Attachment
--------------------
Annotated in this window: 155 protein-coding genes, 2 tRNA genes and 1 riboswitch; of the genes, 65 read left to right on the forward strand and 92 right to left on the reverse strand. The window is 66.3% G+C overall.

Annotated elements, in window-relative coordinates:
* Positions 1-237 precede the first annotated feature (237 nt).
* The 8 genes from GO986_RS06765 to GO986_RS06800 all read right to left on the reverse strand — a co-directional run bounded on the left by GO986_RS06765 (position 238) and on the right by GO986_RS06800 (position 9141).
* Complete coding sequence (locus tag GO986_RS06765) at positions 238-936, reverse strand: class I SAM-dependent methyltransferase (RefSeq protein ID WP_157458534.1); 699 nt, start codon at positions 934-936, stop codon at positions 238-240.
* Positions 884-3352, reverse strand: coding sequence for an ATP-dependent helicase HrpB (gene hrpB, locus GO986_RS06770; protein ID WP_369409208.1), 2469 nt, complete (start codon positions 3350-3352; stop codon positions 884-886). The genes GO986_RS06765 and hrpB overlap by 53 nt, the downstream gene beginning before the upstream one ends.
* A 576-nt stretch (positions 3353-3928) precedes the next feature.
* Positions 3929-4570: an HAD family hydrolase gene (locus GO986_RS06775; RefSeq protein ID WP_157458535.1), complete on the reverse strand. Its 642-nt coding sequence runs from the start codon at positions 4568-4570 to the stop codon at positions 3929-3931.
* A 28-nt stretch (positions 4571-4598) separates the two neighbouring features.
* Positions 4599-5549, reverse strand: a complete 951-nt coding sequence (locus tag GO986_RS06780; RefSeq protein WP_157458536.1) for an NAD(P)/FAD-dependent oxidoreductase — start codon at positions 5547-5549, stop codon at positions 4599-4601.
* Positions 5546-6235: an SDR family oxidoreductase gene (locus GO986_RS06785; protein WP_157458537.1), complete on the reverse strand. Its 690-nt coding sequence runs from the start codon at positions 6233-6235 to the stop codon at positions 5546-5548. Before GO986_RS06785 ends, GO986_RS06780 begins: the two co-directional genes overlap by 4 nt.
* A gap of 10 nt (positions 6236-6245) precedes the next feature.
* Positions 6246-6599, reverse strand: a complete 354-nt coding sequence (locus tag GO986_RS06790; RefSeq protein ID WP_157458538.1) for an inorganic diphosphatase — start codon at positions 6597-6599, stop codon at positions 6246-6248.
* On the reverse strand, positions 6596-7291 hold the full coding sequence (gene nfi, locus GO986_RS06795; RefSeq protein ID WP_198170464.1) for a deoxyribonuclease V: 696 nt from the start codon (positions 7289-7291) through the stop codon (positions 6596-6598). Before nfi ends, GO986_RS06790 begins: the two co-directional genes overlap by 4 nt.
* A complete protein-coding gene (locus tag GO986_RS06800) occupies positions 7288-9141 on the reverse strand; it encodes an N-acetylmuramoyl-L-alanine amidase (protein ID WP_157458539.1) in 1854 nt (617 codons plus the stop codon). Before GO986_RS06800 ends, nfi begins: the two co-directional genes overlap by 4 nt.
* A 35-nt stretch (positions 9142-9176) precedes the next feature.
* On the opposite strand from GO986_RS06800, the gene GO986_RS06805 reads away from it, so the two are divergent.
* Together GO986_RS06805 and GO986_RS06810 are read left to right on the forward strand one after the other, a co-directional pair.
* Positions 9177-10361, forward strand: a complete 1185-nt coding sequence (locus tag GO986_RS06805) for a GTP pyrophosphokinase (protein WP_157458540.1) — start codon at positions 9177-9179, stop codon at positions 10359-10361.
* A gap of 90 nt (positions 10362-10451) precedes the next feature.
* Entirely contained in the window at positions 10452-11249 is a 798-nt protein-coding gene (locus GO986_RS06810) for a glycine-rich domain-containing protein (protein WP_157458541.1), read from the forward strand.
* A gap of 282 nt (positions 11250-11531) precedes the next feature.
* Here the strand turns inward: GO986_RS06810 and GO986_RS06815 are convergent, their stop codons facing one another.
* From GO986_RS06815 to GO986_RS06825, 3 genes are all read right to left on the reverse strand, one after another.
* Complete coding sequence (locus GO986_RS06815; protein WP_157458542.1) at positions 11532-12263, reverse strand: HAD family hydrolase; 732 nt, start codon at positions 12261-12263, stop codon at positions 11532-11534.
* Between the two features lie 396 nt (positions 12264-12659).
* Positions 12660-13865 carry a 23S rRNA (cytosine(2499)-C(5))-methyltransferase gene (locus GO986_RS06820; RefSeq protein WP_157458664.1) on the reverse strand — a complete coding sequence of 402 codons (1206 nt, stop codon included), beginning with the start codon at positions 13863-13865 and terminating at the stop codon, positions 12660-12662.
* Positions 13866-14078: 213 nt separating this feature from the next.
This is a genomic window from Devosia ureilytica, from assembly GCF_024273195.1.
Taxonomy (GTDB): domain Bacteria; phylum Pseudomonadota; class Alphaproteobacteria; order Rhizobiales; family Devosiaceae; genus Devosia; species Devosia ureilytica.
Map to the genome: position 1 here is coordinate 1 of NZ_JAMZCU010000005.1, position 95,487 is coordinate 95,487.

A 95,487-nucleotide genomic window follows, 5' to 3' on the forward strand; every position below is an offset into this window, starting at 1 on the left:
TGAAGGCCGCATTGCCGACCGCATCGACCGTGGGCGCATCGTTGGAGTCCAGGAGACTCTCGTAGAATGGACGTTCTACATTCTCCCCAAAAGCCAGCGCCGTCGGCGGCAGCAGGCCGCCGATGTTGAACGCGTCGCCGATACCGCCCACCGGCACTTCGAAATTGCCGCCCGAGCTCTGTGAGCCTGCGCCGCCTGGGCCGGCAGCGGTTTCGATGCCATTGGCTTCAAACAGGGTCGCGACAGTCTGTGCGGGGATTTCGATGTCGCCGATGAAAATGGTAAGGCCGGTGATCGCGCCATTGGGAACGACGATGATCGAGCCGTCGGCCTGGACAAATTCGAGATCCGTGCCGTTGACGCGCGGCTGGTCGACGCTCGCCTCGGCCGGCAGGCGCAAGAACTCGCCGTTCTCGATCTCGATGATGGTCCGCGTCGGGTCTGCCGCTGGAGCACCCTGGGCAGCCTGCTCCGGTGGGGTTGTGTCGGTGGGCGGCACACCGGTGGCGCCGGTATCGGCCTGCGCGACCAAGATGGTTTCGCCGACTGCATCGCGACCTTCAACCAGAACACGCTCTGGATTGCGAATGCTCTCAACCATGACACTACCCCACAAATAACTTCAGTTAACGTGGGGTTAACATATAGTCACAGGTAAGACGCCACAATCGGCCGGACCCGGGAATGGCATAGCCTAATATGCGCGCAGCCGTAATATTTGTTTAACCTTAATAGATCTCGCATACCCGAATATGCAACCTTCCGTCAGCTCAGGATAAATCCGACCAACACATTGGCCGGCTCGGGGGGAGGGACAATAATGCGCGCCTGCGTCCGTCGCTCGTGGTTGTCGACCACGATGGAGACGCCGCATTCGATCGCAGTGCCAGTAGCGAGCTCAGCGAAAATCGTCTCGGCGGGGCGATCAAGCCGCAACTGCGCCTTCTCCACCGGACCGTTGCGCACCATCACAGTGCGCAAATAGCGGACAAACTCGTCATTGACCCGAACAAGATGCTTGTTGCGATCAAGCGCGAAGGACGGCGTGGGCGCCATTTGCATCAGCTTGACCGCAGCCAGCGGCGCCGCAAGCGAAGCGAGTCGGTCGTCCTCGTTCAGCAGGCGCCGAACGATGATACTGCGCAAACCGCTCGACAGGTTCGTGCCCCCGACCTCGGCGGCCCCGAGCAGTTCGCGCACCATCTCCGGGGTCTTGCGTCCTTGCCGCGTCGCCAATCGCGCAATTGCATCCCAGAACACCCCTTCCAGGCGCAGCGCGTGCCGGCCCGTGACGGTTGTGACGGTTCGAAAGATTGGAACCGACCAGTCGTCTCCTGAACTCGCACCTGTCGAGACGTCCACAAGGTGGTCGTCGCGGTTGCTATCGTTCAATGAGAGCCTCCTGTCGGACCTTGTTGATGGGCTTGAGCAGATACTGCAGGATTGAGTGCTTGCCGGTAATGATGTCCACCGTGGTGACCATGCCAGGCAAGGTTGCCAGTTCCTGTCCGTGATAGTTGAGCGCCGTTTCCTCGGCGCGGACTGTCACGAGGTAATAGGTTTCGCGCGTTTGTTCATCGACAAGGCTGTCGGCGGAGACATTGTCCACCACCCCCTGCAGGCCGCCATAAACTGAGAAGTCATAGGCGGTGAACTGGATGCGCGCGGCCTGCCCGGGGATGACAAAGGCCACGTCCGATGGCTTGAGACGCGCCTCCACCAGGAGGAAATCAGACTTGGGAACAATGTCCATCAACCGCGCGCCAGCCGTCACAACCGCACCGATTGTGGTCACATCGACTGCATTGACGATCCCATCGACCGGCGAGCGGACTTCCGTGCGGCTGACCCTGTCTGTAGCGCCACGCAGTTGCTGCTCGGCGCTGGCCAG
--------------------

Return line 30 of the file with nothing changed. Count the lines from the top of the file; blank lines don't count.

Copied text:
Taxonomy (GTDB): domain Bacteria; phylum Pseudomonadota; class Alphaproteobacteria; order Rhizobiales; family Devosiaceae; genus Devosia; species Devosia ureilytica.